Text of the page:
A Game for Every Fan: Week 2

September 5, 2014

By Geoff Kimmerly
Second Half editor

Week 2 of the MHSAA football season generally means the start of league play for schools across Michigan.

Five leagues were formed and nine reshuffled significantly for 2014 – so we’ll do our best to guide you through some of the new names and title chases as they unfold over the next two months.

Also new for this week’s look at the best games from every corner of the state – by request from one of our readers – a look at top 8-player games to be played (previously those were included in regional outlooks with the 11-player matchups.)

See below for the places to be this Friday and Saturday. All games are Friday unless noted. 

West Michigan

Zeeland West (1-0) at Zeeland East (0-1)

These rivals – literally neighbors on the same piece of property – continued an intriguing trend in 2013 when for the second straight season Zeeland East won the regular-season matchup and West then eliminated the Chix in the playoffs with a victory of 30-plus points. West went on last season to win the MHSAA Division 3 championship.

Others that caught my eye: Caledonia (1-0) at Grand Rapids South Christian (0-1), Fruitport (0-1) at Muskegon Mona Shores (1-0), Montague (0-1) at Muskegon Oakridge (0-1), Grand Rapids Christian (1-0) at Muskegon (1-0).


Eaton Rapids (1-0) at Mason (0-1)

Eaton Rapids burst onto the scene in 2013, ending a streak of 19 losing seasons by making the playoffs for the first time and then winning a District championship as well. The positive vibes continued with a 34-14 win over Jackson Northwest last week, while Mason – an annual Lansing-area power with five playoff appearances in the last six seasons – fell to rival Okemos by two scores. The Bulldogs have won 20 straight over the Greyhounds, but this should be the best tilt between the two in some time.

Others that caught my eye: Holland West Ottawa (0-1) at Grand Ledge (1-0), Clare (0-1) at Beal City (1-0), Rockford (1-0) at Holt (0-1), Grandville (1-0) at Okemos (1-0).

Southwest and Border

Schoolcraft (1-0) at Constantine (1-0)

This is another pair with a history of multiple meetings in the same season. They are clear favorites in the Kalamazoo Valley Association again this fall – and also have faced each other in the playoffs four of the last eight seasons. Schoolcraft has won the last two regular-season meetings, including 37-28 in 2013. But Constantine has won all five times they’ve met in the postseason.  

Others that caught my eye: Decatur (1-0) at Fennville (1-0), Gobles (1-0) at Hartford (1-0), Battle Creek Lakeview (0-1) at Portage Central (1-0), St. Joseph (1-0) at Richland Gull Lake (1-0).

Upper Peninsula

Traverse City Central (1-0) at Escanaba (1-0) 

These two faced off the last two seasons, and it wasn’t really close – Central won by 44 and 21 points, respectively. Another victory would put the Trojans in nice position heading into Big North Conference play after missing the playoffs a year ago. But Escanaba also won last week and would love to take another step toward a first winning season since 2011, especially with 2013 playoff teams Cheboygan, Detroit Country Day and Sault Ste. Marie still coming up on the nonleague schedule.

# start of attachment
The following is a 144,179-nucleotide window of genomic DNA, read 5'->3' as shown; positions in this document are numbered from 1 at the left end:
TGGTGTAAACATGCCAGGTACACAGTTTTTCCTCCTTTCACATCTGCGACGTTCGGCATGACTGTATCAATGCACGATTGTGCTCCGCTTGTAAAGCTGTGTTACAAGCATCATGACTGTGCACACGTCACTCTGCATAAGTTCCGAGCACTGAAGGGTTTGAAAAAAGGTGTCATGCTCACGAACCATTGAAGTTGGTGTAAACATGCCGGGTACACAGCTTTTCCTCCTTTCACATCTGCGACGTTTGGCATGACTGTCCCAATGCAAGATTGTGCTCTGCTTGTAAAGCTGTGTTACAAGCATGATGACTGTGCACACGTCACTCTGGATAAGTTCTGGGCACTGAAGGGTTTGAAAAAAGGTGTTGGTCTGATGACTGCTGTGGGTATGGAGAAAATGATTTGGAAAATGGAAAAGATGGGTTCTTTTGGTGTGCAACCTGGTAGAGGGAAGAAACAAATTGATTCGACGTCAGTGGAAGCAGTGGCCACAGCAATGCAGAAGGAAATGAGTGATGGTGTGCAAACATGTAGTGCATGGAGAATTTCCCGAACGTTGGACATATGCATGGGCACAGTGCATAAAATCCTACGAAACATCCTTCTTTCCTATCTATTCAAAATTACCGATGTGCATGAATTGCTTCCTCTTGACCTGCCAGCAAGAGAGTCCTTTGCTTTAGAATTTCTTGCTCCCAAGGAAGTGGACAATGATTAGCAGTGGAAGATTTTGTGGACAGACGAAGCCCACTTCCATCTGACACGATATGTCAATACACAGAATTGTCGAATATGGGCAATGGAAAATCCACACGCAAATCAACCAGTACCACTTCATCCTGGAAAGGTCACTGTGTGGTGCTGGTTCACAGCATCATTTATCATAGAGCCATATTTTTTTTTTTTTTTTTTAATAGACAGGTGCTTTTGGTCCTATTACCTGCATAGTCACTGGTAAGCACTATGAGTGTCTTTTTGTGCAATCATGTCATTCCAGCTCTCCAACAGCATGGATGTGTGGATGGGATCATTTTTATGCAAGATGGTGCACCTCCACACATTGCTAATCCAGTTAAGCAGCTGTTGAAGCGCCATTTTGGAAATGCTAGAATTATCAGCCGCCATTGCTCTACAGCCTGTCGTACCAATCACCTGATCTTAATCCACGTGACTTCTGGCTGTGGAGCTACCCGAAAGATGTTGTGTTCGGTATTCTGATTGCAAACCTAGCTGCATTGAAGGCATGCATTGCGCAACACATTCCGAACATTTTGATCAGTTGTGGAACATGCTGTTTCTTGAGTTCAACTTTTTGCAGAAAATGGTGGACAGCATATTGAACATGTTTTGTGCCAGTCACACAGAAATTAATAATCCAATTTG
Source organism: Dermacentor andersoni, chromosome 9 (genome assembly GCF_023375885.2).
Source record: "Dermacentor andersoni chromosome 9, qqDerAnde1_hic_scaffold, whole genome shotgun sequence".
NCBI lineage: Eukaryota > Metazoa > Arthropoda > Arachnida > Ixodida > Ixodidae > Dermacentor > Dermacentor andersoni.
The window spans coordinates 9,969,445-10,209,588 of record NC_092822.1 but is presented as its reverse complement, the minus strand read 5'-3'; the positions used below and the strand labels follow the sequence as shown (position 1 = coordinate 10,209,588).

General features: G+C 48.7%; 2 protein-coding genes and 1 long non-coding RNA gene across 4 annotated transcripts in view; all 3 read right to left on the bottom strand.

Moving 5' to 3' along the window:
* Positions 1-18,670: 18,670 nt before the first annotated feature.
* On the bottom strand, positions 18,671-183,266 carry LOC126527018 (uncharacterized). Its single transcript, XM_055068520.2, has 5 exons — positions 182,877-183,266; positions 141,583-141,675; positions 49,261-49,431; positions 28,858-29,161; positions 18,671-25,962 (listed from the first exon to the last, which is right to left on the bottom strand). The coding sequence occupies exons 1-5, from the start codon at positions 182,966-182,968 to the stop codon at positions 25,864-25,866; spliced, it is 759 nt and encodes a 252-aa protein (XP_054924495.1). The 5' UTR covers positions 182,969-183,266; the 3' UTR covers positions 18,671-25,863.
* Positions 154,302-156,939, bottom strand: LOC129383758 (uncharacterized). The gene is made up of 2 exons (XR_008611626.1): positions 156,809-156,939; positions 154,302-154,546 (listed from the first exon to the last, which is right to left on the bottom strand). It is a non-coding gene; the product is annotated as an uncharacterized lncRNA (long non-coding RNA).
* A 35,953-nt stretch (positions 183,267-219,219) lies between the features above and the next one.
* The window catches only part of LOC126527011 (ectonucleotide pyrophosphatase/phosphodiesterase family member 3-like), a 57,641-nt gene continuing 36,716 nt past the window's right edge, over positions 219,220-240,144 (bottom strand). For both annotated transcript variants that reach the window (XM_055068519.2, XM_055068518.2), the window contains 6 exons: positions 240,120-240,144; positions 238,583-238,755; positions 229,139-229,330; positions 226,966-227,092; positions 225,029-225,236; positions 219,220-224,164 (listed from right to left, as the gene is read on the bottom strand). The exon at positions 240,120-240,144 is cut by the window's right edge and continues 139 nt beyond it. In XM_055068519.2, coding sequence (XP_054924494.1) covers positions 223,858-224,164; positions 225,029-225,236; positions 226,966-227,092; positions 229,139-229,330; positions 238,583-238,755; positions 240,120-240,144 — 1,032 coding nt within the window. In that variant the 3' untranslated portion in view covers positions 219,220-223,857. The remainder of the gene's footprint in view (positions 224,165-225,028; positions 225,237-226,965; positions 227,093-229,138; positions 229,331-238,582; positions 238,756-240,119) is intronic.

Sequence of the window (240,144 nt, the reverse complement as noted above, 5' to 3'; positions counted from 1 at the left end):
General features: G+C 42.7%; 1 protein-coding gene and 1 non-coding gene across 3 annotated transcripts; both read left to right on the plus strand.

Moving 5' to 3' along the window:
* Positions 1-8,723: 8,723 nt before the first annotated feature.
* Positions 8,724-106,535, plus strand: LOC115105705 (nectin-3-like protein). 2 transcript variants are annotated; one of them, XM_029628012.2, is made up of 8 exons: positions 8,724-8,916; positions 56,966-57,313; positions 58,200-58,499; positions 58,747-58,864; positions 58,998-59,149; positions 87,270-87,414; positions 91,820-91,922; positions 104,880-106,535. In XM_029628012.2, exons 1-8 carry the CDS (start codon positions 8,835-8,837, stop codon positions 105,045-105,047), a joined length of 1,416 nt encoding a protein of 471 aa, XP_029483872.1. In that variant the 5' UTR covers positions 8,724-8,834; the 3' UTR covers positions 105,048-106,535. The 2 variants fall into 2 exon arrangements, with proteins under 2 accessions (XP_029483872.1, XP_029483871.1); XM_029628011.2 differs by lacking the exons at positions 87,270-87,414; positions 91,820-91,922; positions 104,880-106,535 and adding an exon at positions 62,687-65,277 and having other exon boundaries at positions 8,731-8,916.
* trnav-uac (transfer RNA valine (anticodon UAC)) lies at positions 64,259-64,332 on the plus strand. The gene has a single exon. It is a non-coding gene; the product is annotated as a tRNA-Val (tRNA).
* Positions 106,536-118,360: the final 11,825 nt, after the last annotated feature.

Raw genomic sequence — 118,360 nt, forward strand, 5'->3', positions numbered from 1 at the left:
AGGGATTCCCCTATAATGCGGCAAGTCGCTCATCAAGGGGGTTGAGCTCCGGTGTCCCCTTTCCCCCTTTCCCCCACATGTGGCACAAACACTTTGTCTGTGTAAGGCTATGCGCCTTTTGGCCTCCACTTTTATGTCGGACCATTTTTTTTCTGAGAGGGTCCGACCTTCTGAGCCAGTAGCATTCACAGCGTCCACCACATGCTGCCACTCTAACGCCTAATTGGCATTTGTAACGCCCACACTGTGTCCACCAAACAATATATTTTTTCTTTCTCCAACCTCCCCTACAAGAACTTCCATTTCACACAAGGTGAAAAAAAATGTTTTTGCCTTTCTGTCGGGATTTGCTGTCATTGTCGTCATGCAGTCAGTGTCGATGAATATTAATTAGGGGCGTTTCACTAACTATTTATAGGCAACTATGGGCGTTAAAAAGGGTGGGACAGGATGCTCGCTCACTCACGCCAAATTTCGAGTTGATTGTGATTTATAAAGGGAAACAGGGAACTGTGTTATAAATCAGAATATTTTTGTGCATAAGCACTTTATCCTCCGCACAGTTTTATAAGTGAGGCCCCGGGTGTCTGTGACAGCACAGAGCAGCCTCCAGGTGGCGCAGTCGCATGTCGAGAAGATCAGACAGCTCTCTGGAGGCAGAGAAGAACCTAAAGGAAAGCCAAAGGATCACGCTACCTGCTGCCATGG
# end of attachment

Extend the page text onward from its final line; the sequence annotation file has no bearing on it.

Others that caught my eye: Negaunee (1-0) at Calumet (1-0), DeWitt (1-0) at Kingsford (1-0), Munising (0-1) at Powers North Central (1-0), Alpena (0-1) at Sault Ste. Marie (0-1).

Greater Detroit

Macomb Dakota (0-1) at Clinton Township Chippewa Valley (1-0)

These Macomb Area Conference Red rivals are front-loaded this fall with high-profile games – Dakota opened with a three-point loss to reigning MHSAA Division 1 champion Clarkston, while Chippewa Valley survived a three-point victory over perennial power Lake Orion. And the Big Reds definitely have been waiting for this one, having lost the league title by falling to Dakota 52-7 in Week 8 last season, and then seeing their season end against Dakota 34-14 in the District Final.

Others that caught my eye: Detroit U-D Jesuit (1-0) at Detroit Country Day (0-1), Rochester Hills Stoney Creek (1-0) at Oxford (1-0), Utica Eisenhower (0-1) at Sterling Heights Stevenson (1-0), Detroit Douglass (0-1) at Detroit Mumford (0-1).

Lower Up North

Grayling (1-0) at Gaylord (1-0)

These two, located a mere 27 miles apart on I-75, were regular opponents for decades – but this is their first matchup since 1996. Back then, Grayling was in the midst of a decade-long string of losing seasons; now they’ve had 11 straight above-.500 finishes. Gaylord had a nice run of success soon after these two suspended their series – but more recently won a combined four games over the last five seasons. The Blue Devils equaled last fall’s victory total last week by beating Cheboygan 40-0.

Others that caught my eye: Pickford (1-0) at Indian River Inland Lakes (1-0), Hudsonville (1-0) at Traverse City West (1-0), Oscoda (1-0) at Whittemore-Prescott (1-0), McBain (0-1) at Traverse City St. Francis (0-1) on Saturday.

Bay and Thumb

Marine City (1-0) at St. Clair (1-0)

These two decided the MAC Gold title in Week 8 last season – St. Clair winning 43-33 – but they face off in the league opener this time. St. Clair renewed a series with Croswell-Lexington last week for the first time since 1993 and won 26-21, while the reigning MHSAA Division 4 champ Mariners continued their high-scoring ways beating Algonac 49-28.

Others that caught my eye: Yale (1-0) at Richmond (1-0), Harbor Beach (1-0) at Vassar (1-0), Lansing Catholic (1-0) at Saginaw Nouvel (0-1), Ovid-Elsie (0-1) at Freeland (1-0).


Carsonville-Port Sanilac (0-1) vs. Lawrence (1-0), Saturday at Webberville

The inaugural MHSAA champion in 2012, Carsonville-Port Sanilac was an early standard-setter for the 8-player game – and Lawrence, a semifinalist last season, has helped raise the level of play since joining the scene a year ago. CPS is coming off an opening loss to Morrice, a program new to 8-player this fall.  

Others that caught my eye: Dryden (1-0) at Caseville (1-0), Burr Oak (1-0) at Waldron (1-0).

PHOTO: Bessemer’s Gogebic Miners opened this season with a 36-14 win over Hancock. (Photo courtesy of Norman Tesch/Wakefield.)

Inspired by Dad's Memory, Lawrence's Vasquez Emerges After Family Losses

By Pam Shebest
Special for MHSAA.com

January 16, 2024

LAWRENCE — While COVID-19 affected many students in different ways, it definitely made an impact on Austin Vasquez.

Southwest CorridorAs a freshman at Lawrence High School during the pandemic, Vasquez lost his grandmother Theresa Phillips to cancer on March 25, 2021.